4 years ago from Upstate New York

      Thanks, suzettenaples! I always try to remember two things. 1. My students are people who want respect and kindness. 2. They have life stress outside of the classroom. This novel reminded me of that. I appreciate the great feedback :)

    • suzettenaples profile image

      Suzette Walker 

      4 years ago from Taos, NM

      I enjoyed reading this hub and it is so I interesting. The middle school years are the worst in everyone's life. I remember being bullied at that stage but fortunately that ended when I went to high school. As a teacher it is best to remember those years so you can relate to your students. Great video and should be required viewing for every beginning teacher. I have a feeling you are one of the 'good' teachers, donnah.

    • donnah75 profile imageAUTHOR

      Donna Hilbrandt 

      5 years ago from Upstate New York

      John MacNab: How did I miss your comment? Thanks for the read and good luck with your granddaughter. Remember, she will grow up.

      Jean Bakula: I hope your son has luck finding the job he wants. He is brave to teach that very young age. Thank you for reading and commenting.

    • Jean Bakula profile image

      Jean Bakula 

      5 years ago from New Jersey

      Hello donnah,

      Very thoughtful and well written. My son is looking for a teaching job, and wants to teach kindergarten or 1st grade. Because he's a guy they keep pushing him (or trying) to go to a higher grade, but he says by 3rd grade, the girls will pretend they like school, because even in our times they try to please people. The boys won't even fake liking school by 3rd grade. I don't recall middle school fondly either!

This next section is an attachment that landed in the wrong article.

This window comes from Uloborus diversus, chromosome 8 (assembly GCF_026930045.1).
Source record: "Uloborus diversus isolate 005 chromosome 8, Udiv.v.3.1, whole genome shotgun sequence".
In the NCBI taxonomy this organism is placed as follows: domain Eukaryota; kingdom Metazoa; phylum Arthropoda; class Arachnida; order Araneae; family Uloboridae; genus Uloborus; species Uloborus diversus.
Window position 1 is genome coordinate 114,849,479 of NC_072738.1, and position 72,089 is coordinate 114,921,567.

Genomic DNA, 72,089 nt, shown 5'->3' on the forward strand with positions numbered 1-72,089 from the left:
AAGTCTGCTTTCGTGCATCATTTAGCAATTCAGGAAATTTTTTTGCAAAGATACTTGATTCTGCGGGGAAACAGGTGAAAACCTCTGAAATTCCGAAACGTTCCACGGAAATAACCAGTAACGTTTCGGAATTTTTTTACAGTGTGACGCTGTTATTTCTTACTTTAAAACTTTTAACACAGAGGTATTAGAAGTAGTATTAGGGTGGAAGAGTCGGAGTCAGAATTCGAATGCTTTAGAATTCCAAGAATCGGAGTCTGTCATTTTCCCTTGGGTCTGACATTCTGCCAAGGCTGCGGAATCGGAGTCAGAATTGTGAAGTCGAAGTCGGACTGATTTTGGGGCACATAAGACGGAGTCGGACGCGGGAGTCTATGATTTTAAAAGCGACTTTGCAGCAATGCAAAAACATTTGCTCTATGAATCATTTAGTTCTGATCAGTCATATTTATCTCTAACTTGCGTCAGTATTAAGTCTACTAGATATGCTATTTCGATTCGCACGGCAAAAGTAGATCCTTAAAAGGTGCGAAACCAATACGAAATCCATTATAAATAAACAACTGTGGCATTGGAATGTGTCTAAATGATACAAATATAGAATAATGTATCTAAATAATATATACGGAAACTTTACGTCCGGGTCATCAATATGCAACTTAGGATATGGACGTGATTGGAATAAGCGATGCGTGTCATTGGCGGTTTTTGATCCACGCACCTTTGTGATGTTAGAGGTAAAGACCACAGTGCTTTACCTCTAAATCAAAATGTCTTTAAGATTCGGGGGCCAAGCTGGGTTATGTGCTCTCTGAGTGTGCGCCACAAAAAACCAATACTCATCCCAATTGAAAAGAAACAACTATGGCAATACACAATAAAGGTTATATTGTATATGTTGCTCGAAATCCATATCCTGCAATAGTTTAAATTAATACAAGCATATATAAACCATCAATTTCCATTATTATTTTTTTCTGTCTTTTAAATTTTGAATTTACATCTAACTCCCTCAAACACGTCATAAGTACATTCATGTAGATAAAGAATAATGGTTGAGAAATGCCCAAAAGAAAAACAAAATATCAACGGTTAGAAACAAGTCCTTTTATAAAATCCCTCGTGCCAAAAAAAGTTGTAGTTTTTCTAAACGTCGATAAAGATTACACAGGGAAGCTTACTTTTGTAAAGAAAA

• John MacNab profile image

      John MacNab 

      6 years ago from the banks of the St. Lawrence

      One of our granddaughters will soon be coming to that stage in her life, donna, and we are not looking forward to it. Thank you.

    • donnah75 profile imageAUTHOR

      Donna Hilbrandt 

      6 years ago from Upstate New York

      Thank you!

    • billybuc profile image

      Bill Holland 

      6 years ago from Olympia, WA

      I taught middle school for quite a few years and your reflection is right on. I love your style of writing and I look forward to reading many more works from you.